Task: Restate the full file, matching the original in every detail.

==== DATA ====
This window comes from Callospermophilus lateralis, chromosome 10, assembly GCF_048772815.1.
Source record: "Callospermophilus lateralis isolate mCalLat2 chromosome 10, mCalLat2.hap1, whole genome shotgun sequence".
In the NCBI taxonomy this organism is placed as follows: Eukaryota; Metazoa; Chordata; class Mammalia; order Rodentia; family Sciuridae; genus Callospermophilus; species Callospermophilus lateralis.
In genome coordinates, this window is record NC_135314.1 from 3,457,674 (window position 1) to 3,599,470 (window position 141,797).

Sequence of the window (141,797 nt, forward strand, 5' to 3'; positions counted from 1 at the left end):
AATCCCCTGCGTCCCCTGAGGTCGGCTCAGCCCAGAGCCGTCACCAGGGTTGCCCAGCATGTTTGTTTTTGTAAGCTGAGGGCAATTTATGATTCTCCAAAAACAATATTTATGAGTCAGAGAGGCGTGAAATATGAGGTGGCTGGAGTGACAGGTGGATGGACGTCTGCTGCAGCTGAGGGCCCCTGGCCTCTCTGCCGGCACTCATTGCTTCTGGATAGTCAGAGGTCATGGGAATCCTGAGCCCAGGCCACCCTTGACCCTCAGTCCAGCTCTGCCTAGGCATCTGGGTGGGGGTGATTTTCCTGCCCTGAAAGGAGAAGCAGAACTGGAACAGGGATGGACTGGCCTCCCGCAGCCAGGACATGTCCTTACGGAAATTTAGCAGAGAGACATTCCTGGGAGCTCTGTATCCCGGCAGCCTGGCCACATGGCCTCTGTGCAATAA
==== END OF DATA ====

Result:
This window comes from Callospermophilus lateralis, chromosome 10, assembly GCF_048772815.1.
Source record: "Callospermophilus lateralis isolate mCalLat2 chromosome 10, mCalLat2.hap1, whole genome shotgun sequence".
In the NCBI taxonomy this organism is placed as follows: Eukaryota; Metazoa; Chordata; class Mammalia; order Rodentia; family Sciuridae; genus Callospermophilus; species Callospermophilus lateralis.
In genome coordinates, this window is record NC_135314.1 from 3,457,674 (window position 1) to 3,599,470 (window position 141,797).

Sequence of the window (141,797 nt, forward strand, 5' to 3'; positions counted from 1 at the left end):
AATCCCCTGCGTCCCCTGAGGTCGGCTCAGCCCAGAGCCGTCACCAGGGTTGCCCAGCATGTTTGTTTTTGTAAGCTGAGGGCAATTTATGATTCTCCAAAAACAATATTTATGAGTCAGAGAGGCGTGAAATATGAGGTGGCTGGAGTGACAGGTGGATGGACGTCTGCTGCAGCTGAGGGCCCCTGGCCTCTCTGCCGGCACTCATTGCTTCTGGATAGTCAGAGGTCATGGGAATCCTGAGCCCAGGCCACCCTTGACCCTCAGTCCAGCTCTGCCTAGGCATCTGGGTGGGGGTGATTTTCCTGCCCTGAAAGGAGAAGCAGAACTGGAACAGGGATGGACTGGCCTCCCGCAGCCAGGACATGTCCTTACGGAAATTTAGCAGAGAGACATTCCTGGGAGCTCTGTATCCCGGCAGCCTGGCCACATGGCCTCTGTGCAATAA